Melville and Obama and American Racism

“Benito Cereno” [by Herman Melville]  is based on a true historical incident, which I [Greg Grandin]  started researching around the time Mr. Obama announced his first bid for the presidency. Since then, I’ve been struck by the persistence of fears, which began even before his election, that Mr. Obama isn’t what he seems: that instead of being a faithful public servant he is carrying out a leftist plot hatched decades ago to destroy America; or if not that, then he is a secret Muslim intent on supplanting the Constitution with Islamic law; or a Kenyan-born anti-colonialist out to avenge his native Africa.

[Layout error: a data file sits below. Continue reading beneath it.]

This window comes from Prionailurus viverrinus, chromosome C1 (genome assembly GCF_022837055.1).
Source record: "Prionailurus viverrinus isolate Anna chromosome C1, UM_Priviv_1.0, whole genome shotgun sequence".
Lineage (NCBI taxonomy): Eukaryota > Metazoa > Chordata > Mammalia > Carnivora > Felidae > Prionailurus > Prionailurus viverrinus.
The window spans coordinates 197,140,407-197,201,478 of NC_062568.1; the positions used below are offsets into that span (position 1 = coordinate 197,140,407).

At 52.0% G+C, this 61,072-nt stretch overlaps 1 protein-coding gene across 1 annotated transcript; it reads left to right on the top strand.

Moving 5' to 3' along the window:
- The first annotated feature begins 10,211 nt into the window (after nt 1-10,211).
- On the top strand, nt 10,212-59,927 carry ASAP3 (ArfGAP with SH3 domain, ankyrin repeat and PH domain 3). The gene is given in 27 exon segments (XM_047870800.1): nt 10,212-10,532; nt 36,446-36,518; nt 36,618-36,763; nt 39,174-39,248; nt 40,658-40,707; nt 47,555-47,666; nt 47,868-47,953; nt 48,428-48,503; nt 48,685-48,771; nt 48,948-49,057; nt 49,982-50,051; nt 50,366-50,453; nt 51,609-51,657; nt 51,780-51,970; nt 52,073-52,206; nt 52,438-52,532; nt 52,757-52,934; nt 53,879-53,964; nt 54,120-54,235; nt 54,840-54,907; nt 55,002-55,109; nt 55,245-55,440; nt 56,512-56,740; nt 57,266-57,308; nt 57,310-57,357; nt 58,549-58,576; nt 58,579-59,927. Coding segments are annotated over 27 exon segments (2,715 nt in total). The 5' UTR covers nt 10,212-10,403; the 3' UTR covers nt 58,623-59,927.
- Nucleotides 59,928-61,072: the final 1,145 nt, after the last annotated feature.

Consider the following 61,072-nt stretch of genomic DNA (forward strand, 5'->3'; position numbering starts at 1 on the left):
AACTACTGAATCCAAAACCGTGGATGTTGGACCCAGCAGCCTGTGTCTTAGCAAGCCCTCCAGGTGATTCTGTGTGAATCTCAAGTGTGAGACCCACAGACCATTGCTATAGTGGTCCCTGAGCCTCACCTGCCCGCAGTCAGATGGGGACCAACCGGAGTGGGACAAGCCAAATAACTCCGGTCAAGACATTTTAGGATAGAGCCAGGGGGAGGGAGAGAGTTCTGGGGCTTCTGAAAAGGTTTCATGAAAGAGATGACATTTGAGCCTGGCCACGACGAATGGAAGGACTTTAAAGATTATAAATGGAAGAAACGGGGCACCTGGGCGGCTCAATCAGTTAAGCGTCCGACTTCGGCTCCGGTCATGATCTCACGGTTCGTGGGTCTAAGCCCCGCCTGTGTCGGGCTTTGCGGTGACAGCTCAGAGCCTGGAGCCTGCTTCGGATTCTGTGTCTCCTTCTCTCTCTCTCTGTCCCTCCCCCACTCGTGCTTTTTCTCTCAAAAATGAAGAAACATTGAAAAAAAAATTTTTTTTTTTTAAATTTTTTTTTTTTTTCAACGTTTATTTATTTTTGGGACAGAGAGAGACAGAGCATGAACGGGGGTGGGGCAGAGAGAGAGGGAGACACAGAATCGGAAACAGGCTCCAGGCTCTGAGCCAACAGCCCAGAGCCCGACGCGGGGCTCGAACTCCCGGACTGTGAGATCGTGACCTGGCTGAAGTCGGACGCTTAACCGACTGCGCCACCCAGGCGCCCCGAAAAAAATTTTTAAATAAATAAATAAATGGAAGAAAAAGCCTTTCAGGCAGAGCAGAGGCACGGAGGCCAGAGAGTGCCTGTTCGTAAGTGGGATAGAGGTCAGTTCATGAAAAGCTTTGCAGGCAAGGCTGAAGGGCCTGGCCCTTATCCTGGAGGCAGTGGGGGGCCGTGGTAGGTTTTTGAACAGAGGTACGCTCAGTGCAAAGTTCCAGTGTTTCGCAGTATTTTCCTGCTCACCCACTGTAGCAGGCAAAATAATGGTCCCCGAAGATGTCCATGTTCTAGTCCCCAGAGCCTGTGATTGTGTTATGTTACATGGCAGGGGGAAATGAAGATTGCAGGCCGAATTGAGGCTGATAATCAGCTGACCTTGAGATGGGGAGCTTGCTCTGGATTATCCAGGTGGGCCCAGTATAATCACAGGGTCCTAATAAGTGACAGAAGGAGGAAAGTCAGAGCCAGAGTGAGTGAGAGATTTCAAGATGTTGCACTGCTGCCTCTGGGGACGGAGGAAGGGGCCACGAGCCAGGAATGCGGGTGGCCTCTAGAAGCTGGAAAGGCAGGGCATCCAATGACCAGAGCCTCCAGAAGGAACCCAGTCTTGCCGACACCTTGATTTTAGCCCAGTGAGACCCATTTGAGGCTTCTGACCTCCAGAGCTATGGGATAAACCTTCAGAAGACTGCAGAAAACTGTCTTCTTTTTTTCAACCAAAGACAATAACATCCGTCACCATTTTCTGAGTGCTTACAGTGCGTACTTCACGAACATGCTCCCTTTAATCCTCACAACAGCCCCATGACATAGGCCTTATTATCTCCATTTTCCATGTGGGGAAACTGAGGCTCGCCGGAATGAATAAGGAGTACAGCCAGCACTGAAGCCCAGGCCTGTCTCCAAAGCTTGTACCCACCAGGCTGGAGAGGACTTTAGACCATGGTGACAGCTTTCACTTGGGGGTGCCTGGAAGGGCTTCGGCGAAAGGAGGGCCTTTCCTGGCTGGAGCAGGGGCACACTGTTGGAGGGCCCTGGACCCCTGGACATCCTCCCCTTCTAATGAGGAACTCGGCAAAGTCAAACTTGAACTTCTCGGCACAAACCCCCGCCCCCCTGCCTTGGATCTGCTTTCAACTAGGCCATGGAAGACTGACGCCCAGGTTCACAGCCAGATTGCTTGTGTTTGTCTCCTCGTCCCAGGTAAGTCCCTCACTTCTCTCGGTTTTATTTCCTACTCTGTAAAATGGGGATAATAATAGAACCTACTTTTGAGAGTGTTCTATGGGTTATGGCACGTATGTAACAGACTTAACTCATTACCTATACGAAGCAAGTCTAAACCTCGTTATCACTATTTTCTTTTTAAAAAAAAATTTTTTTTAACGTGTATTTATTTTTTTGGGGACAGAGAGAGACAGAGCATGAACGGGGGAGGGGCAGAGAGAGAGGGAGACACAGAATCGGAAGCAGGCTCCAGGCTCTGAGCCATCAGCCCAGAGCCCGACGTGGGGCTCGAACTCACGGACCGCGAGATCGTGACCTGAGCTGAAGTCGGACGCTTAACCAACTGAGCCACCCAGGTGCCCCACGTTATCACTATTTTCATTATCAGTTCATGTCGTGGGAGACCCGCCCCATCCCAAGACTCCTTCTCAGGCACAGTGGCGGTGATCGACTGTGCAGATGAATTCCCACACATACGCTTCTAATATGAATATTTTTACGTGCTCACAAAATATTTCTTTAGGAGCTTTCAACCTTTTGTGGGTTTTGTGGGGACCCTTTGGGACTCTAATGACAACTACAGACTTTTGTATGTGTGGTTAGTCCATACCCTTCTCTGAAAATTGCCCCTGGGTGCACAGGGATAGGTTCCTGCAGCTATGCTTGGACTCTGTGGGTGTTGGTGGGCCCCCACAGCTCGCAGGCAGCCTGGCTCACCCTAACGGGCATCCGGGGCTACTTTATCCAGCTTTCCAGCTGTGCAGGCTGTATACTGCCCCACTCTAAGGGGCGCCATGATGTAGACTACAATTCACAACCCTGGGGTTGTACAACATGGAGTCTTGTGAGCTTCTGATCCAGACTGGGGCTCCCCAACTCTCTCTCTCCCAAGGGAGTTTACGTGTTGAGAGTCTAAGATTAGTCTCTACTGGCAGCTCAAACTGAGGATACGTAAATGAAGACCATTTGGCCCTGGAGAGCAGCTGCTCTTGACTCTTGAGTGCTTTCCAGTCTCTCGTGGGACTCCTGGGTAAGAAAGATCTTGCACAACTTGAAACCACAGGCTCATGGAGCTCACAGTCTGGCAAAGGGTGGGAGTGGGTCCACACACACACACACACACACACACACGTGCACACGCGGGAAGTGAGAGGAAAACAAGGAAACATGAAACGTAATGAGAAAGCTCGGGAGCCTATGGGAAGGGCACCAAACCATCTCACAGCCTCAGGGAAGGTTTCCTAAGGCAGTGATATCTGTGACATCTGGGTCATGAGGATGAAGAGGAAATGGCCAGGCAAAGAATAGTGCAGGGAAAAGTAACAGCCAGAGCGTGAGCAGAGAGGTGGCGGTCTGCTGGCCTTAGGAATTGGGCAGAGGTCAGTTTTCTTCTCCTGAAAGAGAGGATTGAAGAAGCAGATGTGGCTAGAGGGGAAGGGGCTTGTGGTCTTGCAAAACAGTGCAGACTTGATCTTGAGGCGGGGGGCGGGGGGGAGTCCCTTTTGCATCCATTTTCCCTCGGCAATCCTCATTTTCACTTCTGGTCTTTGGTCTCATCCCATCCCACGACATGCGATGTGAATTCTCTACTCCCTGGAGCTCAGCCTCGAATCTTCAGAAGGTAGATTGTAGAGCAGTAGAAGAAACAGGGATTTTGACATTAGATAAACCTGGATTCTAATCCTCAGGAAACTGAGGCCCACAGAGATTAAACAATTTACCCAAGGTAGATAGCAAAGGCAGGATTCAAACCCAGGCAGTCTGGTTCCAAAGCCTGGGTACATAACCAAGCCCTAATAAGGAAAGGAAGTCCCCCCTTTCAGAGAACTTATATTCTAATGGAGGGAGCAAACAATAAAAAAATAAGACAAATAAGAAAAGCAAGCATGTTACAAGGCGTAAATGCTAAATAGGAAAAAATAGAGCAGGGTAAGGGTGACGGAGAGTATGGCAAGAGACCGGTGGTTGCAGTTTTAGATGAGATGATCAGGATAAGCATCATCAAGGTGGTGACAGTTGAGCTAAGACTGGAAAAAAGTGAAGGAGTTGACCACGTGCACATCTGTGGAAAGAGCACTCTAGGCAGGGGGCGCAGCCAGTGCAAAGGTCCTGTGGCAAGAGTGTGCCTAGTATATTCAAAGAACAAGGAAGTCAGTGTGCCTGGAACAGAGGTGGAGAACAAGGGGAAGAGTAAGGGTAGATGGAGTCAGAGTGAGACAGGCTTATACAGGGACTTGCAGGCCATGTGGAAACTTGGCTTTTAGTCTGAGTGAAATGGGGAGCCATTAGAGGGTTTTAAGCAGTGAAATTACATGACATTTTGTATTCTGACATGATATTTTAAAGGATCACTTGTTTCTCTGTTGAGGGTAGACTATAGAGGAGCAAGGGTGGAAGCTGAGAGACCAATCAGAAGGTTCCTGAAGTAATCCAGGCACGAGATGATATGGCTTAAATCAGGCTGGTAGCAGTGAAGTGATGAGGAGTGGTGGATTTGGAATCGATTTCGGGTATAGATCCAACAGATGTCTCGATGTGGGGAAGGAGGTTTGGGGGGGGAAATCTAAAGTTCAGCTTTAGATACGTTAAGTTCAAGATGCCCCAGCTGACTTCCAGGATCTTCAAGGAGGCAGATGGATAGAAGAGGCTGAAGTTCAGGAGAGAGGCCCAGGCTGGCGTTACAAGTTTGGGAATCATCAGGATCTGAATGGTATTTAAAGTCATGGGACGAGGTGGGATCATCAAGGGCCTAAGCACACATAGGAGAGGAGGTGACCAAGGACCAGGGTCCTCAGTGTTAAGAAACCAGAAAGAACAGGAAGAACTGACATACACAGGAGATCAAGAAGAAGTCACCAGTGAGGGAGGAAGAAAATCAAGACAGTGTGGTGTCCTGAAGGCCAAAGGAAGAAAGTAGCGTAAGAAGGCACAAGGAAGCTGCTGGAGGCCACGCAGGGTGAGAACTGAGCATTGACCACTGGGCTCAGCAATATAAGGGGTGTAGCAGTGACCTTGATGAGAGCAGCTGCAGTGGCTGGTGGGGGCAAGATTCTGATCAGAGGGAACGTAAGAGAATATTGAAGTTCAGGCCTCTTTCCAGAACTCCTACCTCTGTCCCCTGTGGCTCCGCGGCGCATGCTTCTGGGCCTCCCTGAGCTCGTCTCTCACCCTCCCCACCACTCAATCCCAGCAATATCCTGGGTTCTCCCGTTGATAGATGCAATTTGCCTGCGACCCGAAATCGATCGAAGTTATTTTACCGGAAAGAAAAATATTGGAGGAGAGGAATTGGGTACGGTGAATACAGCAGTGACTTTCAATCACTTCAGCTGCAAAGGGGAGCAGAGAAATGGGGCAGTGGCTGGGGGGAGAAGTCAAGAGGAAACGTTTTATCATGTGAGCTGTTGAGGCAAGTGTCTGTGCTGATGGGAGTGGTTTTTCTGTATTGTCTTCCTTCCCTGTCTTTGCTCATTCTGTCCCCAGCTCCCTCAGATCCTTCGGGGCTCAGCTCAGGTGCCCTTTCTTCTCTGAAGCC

No other American president has had to face, before even taking office, an opposition convinced of not just his political but his existential illegitimacy.
… Amasa Delano [In Benito Cereno] represents a new kind of racism, based not on theological or philosophical doctrine but rather on the emotional need to measure one’s absolute freedom in inverse relation to another’s absolute slavishness. This was a racism that was born in chattel slavery but didn’t die with chattel slavery, instead evolving into today’s cult of individual supremacy, which, try as it might, can’t seem to shake off its white supremacist roots.

THIS helps explain those Confederate flags that appear at conservative rallies, as well as why Tea Party-backed politicians like Sarah Palin and Rand Paul insist on equating federal policies they don’t like with chattel bondage. Believing in the “right to health care,” Mr. Paul once said, is “basically saying you believe in slavery.”

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